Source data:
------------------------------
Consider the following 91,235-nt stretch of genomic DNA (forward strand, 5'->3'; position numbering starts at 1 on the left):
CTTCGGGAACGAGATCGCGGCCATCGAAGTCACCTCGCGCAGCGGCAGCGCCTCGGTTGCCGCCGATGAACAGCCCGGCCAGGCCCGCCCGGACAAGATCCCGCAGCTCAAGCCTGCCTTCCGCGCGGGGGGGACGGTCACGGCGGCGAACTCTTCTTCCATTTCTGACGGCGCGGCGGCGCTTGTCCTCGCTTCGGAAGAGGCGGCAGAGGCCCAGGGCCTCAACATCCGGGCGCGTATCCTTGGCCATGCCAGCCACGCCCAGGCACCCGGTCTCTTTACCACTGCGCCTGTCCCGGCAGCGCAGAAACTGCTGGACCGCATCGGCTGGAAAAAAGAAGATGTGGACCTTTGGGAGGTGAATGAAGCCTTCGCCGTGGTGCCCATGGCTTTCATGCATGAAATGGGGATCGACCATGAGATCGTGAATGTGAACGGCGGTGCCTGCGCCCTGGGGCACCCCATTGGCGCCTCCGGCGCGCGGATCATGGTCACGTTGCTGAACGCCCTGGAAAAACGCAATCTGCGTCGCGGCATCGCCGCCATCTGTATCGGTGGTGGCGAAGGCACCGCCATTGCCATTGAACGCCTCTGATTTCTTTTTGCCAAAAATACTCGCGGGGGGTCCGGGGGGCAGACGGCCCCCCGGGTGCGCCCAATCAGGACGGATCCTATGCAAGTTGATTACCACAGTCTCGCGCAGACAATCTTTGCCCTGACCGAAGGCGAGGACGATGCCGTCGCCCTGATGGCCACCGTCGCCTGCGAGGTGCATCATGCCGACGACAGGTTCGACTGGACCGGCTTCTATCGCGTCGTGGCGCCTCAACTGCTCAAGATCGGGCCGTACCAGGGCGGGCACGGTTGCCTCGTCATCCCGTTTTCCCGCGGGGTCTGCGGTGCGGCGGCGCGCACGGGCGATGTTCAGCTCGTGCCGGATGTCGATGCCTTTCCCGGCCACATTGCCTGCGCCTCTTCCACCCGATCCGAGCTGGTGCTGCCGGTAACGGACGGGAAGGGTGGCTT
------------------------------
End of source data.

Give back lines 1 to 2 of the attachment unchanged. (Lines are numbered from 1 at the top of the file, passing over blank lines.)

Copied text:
Consider the following 91,235-nt stretch of genomic DNA (forward strand, 5'->3'; position numbering starts at 1 on the left):
CTTCGGGAACGAGATCGCGGCCATCGAAGTCACCTCGCGCAGCGGCAGCGCCTCGGTTGCCGCCGATGAACAGCCCGGCCAGGCCCGCCCGGACAAGATCCCGCAGCTCAAGCCTGCCTTCCGCGCGGGGGGGACGGTCACGGCGGCGAACTCTTCTTCCATTTCTGACGGCGCGGCGGCGCTTGTCCTCGCTTCGGAAGAGGCGGCAGAGGCCCAGGGCCTCAACATCCGGGCGCGTATCCTTGGCCATGCCAGCCACGCCCAGGCACCCGGTCTCTTTACCACTGCGCCTGTCCCGGCAGCGCAGAAACTGCTGGACCGCATCGGCTGGAAAAAAGAAGATGTGGACCTTTGGGAGGTGAATGAAGCCTTCGCCGTGGTGCCCATGGCTTTCATGCATGAAATGGGGATCGACCATGAGATCGTGAATGTGAACGGCGGTGCCTGCGCCCTGGGGCACCCCATTGGCGCCTCCGGCGCGCGGATCATGGTCACGTTGCTGAACGCCCTGGAAAAACGCAATCTGCGTCGCGGCATCGCCGCCATCTGTATCGGTGGTGGCGAAGGCACCGCCATTGCCATTGAACGCCTCTGATTTCTTTTTGCCAAAAATACTCGCGGGGGGTCCGGGGGGCAGACGGCCCCCCGGGTGCGCCCAATCAGGACGGATCCTATGCAAGTTGATTACCACAGTCTCGCGCAGACAATCTTTGCCCTGACCGAAGGCGAGGACGATGCCGTCGCCCTGATGGCCACCGTCGCCTGCGAGGTGCATCATGCCGACGACAGGTTCGACTGGACCGGCTTCTATCGCGTCGTGGCGCCTCAACTGCTCAAGATCGGGCCGTACCAGGGCGGGCACGGTTGCCTCGTCATCCCGTTTTCCCGCGGGGTCTGCGGTGCGGCGGCGCGCACGGGCGATGTTCAGCTCGTGCCGGATGTCGATGCCTTTCCCGGCCACATTGCCTGCGCCTCTTCCACCCGATCCGAGCTGGTGCTGCCGGTAACGGACGGGAAGGGTGGCTT